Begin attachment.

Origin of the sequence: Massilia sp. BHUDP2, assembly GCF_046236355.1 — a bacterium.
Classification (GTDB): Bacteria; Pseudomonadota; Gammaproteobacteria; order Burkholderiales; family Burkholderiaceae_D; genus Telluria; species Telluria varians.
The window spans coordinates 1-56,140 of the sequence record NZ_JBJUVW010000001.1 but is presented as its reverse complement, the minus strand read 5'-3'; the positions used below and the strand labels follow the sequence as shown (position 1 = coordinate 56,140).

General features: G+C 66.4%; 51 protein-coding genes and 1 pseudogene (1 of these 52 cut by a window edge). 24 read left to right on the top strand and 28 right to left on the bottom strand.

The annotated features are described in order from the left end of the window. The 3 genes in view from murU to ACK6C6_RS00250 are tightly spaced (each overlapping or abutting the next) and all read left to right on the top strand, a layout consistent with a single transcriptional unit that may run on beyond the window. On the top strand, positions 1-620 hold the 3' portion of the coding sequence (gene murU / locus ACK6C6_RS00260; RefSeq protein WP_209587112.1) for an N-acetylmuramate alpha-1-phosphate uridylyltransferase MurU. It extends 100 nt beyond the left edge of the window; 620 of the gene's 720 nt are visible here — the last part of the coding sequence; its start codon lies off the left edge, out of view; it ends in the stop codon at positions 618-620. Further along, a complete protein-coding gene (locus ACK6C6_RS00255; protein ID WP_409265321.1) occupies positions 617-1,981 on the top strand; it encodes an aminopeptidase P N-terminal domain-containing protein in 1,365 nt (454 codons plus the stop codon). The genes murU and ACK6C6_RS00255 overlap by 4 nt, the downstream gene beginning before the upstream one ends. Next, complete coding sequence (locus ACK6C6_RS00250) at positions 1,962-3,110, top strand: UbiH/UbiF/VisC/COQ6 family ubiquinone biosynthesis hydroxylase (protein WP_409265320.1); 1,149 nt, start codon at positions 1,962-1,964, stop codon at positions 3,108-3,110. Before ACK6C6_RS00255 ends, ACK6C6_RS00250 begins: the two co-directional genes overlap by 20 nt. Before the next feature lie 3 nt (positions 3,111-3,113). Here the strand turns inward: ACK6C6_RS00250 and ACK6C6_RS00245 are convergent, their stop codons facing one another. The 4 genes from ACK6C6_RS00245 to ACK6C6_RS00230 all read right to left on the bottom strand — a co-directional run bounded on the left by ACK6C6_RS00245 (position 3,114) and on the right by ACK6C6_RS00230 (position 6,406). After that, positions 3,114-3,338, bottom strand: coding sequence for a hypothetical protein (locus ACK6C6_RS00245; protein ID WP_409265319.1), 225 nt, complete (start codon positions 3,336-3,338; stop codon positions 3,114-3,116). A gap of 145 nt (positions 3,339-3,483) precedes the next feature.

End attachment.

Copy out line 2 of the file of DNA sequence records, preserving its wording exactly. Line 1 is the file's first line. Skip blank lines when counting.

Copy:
Classification (GTDB): Bacteria; Pseudomonadota; Gammaproteobacteria; order Burkholderiales; family Burkholderiaceae_D; genus Telluria; species Telluria varians.